Enzyme in the cis Golgi that binds to lysosomal proteins and UDP-GlcNAc and catalyzes the transfer of GlcNAc phosphate to a terminal mannose residue.
With a deficiency of GlcNAc phosphotransferase, where would these
lysosomal proteins go? Will they still be active?
Lysosomal proteins would either stay in the Golgi and remain inactive or be secreted from the cell by vesicles.
Coxiella burnetii is an obligate intracellular bacteria. In order to survive, the bacteria must invade living eukaryotic cells by taking advantage of the secretory pathway. During infection, the bacteria must allow itself to be internalized by eukaryotic
cells using a specialized form of endocytosis. Name this process.
Phagocytosis, which allows for import of full bacteria.
Coxiella burnetii can only divide in an environment close to 5.0 pH. Name the
organelle that best fits this description, and explain the mechanism used by the cell to create the low pH environment within the organelle.
Lysosomes, which achieve this through constant import of H+ up its gradient through H+ pumps.
You are tracking the route of a newly synthesized oligomeric plasma membrane receptor from the ER to the plasma membrane. What type of coat is used for export from the ER?
COPII coat is used for export from the ER.
Describe the mechanism of vesicle generation from the ER.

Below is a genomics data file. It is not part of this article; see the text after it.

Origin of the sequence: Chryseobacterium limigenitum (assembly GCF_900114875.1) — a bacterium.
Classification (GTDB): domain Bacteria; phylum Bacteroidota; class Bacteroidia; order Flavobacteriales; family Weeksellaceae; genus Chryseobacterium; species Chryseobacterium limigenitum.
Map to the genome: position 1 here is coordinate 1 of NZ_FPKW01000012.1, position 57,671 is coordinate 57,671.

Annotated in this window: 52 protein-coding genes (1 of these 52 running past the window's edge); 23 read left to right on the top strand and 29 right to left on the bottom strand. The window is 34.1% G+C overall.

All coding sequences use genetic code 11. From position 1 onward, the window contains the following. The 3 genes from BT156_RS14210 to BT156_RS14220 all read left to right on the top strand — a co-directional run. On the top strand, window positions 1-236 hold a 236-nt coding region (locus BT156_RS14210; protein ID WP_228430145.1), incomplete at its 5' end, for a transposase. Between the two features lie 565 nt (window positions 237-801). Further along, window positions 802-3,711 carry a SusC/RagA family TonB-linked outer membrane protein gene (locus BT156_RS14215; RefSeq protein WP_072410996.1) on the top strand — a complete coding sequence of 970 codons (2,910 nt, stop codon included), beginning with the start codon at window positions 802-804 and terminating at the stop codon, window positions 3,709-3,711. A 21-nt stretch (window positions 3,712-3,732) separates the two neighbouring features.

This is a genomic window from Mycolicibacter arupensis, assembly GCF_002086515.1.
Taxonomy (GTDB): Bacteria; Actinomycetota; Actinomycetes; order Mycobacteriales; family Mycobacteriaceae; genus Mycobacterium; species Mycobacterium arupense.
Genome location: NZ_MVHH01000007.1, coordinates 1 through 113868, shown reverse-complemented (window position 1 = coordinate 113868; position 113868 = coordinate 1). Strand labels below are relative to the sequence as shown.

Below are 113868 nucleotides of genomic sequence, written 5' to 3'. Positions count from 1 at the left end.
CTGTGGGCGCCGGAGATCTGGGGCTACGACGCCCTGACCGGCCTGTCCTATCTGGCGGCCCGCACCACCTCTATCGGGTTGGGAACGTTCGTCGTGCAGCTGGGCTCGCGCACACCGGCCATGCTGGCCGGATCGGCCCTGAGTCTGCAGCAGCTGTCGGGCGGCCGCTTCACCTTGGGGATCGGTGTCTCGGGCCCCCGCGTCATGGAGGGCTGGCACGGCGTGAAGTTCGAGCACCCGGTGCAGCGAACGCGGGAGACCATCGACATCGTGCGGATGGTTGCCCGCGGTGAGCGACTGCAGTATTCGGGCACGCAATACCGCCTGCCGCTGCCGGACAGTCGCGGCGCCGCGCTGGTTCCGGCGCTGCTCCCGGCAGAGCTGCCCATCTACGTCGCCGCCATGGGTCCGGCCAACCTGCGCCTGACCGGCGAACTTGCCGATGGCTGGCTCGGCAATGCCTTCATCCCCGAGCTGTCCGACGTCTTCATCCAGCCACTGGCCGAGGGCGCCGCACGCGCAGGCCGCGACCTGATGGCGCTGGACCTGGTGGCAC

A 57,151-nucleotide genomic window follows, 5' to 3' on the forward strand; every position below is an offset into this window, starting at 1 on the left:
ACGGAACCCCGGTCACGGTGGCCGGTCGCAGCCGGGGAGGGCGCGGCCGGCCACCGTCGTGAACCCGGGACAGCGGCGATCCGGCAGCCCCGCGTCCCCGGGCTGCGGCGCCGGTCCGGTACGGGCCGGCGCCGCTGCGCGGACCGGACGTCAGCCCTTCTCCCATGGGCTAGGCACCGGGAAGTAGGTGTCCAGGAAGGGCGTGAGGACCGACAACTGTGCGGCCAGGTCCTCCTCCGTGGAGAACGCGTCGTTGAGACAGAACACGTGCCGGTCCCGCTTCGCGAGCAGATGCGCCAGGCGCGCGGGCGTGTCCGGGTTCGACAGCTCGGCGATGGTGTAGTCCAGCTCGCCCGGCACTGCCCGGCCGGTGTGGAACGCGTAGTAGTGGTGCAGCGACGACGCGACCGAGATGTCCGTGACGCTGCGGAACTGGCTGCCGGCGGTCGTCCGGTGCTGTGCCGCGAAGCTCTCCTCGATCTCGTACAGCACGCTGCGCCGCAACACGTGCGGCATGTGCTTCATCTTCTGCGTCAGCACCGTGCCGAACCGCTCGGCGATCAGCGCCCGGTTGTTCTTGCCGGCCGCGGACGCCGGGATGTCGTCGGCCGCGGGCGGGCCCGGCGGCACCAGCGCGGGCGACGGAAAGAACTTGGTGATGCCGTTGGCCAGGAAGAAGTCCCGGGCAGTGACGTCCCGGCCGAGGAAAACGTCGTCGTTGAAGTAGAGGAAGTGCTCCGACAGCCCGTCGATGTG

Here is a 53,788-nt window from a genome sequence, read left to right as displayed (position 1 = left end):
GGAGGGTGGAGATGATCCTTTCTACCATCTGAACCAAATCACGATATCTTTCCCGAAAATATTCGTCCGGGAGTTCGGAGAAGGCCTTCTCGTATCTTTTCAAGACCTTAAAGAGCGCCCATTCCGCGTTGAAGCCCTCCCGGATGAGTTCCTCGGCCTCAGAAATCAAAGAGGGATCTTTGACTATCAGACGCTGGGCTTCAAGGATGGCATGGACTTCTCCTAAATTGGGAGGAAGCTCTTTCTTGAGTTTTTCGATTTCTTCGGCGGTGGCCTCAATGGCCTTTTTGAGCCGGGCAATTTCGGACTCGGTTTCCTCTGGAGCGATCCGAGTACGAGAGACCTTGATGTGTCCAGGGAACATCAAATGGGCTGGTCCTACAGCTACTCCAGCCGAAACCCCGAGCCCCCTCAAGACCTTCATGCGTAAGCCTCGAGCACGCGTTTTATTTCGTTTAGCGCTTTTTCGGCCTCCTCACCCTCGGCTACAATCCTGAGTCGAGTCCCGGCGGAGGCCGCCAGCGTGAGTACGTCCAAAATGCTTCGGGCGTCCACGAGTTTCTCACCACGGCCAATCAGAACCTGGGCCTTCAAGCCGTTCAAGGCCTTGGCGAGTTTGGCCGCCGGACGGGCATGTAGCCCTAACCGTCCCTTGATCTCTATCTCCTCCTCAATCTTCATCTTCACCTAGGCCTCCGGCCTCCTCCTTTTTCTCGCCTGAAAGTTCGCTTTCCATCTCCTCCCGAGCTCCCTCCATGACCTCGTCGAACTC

COPII budding is initiated by membrane budding of GTP-binding SAR1. Then, Sec23/24 begin to build a coat around Sar1 and the cargo. Sec13/31 finishes the coat. These proteins all contribute to a bud, which then becomes a vesicle.
What additional protein(s) must this vesicle contain to ensure the correct targeting and fusion of this vesicle?
First, the vesicle must contain Rab proteins on its surface so that it can associate with the PM tether. In addition, the vesicle must contain v-SNAREs so that it may associate with t-SNARES at the membrane.
Once the coat forms the vesicle, the coat becomes an impediment. How is this type of coat removed?
SAR1 cleaves its GTP to GDP and turns it back into the off state. Once SAR1 is removed, the rest of the coat removes.
How could you modify the primary sequence of the protein if you want to selectively retain this membrane protein in the ER?
Insert a KKXX motif in the cytoplasmically exposed tail. This will be recognized by COPI and return it to the ER.
What type of coat would be used for the return trip to the ER?
A fluorescent organic dye (gray) was microinjected into the cytoplasm of the cells shown in Panel A-C. Describe, in roughly quantitative terms, the relative size of the dyes used in A-C.
A: less than 1000 daltons - can freely diffuse into through NPC. B: Between 1000 and 5000 daltons that can diffuse through NPC but at a slower rate than A. C: Larger than 5000 daltons, but limited by size of NPC itself.
A quantum dot with a peptide containing the sequence PPKKKRKV coupled to the surface was injected in Panel D. Describe, in detail, the process of selective accumulation of this molecule in the nucleus.
Nuclear import receptors bind to the quantum dot at the sequence and are able to be imported into the nucleus. There, the complex associates with Ran-GTP to release the cargo.